* Tagoxintos_helper, assistant--synonomous with TrvEwMa tms alnonias--interpreter, or instructor of the divine will. Jobin xiv. 26. xv 26. xvi. 13-14. (Schleusmer, on the word Παρακλητος.) 2d Edit.

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feel solicitous respecting their defence, for in the very moment of emergency they should speak as the Spirit gave them utterance.* In these promises the Apostle Paul is not directly included. But his language, entitled to equal credit, is" The gospel which was preached of me is not after man. I neither received it of man oor was I taught it, but by the revelation of Jesus Christ." “ We speak not the words which man's wisdom teacheth; But which the Holy Ghost teacheth.”+

From these, and similar explicit declarations of Seripture we may conclude that the writers of the New Tes. tament did enjoy such a degree of supernatual influence as enabled them perfectly to recollect whatever it was important for them to communicate of the Saviour's his. tory; as guided or superintended them in the apprehension and communication of truth, and as, gave them a knowledge of subjects, which no unassisted efforts of the human inind could ever acquire.

What the sacred writers thus unequivocally claim, the first principles of philosophizing require us to admit. In accounting for a phenomenon " we must admit so many causes as are both true and necessary. Now what we are in this case to account for is the infallibility of the sacred writers. We receive their instructions as the standard of truth and the rule of duty. They tell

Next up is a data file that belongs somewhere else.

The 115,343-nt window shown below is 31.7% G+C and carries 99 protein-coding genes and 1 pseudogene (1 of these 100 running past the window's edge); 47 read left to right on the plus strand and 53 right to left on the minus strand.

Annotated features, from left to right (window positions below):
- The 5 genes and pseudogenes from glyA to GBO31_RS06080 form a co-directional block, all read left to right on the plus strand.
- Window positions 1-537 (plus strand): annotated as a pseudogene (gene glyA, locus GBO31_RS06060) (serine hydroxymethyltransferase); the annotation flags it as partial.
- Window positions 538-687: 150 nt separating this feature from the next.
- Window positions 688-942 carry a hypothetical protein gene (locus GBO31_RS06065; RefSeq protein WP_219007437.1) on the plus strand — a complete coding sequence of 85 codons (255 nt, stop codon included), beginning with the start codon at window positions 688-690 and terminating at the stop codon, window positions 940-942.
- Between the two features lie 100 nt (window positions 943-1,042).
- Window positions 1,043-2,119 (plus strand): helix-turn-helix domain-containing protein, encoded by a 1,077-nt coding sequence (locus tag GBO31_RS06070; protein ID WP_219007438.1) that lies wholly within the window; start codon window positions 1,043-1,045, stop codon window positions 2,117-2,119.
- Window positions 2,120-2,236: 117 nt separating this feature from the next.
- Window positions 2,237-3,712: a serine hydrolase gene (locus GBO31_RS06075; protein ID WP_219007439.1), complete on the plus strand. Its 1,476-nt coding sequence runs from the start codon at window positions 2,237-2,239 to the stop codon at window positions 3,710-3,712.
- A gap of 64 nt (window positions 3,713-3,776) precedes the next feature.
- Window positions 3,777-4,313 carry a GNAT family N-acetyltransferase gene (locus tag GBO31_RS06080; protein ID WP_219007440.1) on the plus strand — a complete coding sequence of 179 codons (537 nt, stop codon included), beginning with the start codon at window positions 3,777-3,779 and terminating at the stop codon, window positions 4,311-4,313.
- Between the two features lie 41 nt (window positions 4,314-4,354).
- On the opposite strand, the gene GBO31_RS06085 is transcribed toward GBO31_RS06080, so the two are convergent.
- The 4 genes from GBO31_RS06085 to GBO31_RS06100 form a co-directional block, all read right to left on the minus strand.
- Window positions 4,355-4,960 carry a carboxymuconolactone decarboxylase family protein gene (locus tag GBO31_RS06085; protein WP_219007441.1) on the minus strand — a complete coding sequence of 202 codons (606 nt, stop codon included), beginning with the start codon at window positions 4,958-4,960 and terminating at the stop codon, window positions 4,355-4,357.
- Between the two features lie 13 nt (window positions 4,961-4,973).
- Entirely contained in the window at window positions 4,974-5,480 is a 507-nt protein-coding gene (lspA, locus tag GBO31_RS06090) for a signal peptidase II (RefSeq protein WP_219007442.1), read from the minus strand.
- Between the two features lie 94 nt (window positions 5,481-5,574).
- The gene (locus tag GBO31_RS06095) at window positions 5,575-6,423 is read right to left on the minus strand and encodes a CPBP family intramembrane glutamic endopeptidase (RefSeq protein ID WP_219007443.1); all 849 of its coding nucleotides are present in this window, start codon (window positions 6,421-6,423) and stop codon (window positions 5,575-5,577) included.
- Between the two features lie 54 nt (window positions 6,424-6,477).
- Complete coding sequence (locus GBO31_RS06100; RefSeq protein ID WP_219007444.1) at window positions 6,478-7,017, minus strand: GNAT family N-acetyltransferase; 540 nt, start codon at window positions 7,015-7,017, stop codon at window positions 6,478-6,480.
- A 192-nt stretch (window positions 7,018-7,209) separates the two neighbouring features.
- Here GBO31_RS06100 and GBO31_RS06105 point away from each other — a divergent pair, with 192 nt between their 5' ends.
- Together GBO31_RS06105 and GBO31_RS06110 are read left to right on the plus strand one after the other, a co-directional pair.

Us,

of being moved by the Holy Ghost in what they commupi. cate. But in themselves they were imperfect and fallible. What then could render their imperfection, perfect; their fallibility, infallible.

In the first place take from the sacred writers the promised power of perfect recollection ;-leave them to the unassisted strength of their memory, and after the lapse of a few months or years, what fact so plain that they were not liable to mis-state ? What instructions so important, or so inipressive that they were not liable to forget? What powers of recollection did they originally

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* Matt. X. 19, 20. Acts ii. 24.

+ Gal. i. 11, 12. 1 Cor. ii. 13. xi. 23. xv. 1-3. Eph. iii. 3—8. 2 Tim. iii. 16, 17.

The same argument, substantially, will apply to all the sacred writers. “ For all Scripture was given by inspiration.” 2 Tim. iii. 16, which declaration applies directly to the Old Testament writers.